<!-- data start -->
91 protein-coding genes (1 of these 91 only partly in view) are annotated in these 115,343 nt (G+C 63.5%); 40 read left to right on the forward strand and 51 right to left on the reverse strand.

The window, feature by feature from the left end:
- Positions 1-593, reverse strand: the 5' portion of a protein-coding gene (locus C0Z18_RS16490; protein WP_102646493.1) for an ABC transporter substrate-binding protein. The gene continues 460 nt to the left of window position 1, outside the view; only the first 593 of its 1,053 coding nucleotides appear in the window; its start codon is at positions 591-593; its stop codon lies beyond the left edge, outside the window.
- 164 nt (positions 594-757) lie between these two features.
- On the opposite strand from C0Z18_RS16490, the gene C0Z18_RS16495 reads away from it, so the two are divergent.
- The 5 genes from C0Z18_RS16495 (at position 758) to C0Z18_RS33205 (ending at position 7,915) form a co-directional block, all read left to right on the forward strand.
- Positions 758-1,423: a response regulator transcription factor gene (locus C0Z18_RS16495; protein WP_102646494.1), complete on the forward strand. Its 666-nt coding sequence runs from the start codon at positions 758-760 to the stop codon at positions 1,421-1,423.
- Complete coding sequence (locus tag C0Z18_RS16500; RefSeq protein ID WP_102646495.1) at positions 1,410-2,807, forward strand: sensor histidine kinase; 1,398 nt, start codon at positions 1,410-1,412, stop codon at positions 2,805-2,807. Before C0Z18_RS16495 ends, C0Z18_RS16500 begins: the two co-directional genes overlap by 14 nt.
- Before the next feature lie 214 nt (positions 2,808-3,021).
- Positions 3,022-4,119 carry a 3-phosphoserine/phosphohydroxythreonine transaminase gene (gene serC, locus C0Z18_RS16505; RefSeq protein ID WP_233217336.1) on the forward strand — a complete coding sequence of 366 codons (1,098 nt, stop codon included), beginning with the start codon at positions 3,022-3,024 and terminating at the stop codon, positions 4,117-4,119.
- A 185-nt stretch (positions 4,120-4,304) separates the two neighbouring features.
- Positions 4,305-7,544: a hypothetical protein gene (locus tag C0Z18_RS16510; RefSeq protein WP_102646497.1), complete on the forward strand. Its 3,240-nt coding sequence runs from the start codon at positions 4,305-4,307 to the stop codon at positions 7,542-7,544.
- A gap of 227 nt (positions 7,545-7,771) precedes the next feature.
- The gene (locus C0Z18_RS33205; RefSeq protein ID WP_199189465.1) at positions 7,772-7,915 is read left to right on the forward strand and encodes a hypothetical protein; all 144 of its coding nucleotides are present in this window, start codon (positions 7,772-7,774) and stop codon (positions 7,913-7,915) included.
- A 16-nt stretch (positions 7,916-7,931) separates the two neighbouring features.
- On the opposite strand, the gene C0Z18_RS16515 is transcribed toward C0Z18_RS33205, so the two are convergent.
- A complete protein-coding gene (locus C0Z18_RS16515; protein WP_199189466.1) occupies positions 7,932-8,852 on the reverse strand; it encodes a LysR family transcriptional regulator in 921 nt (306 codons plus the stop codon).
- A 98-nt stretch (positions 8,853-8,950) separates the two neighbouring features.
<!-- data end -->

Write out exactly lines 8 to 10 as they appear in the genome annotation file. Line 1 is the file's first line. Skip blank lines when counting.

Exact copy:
- Complete coding sequence (locus tag C0Z18_RS16500; RefSeq protein ID WP_102646495.1) at positions 1,410-2,807, forward strand: sensor histidine kinase; 1,398 nt, start codon at positions 1,410-1,412, stop codon at positions 2,805-2,807. Before C0Z18_RS16495 ends, C0Z18_RS16500 begins: the two co-directional genes overlap by 14 nt.
- Before the next feature lie 214 nt (positions 2,808-3,021).
- Positions 3,022-4,119 carry a 3-phosphoserine/phosphohydroxythreonine transaminase gene (gene serC, locus C0Z18_RS16505; RefSeq protein ID WP_233217336.1) on the forward strand — a complete coding sequence of 366 codons (1,098 nt, stop codon included), beginning with the start codon at positions 3,022-3,024 and terminating at the stop codon, positions 4,117-4,119.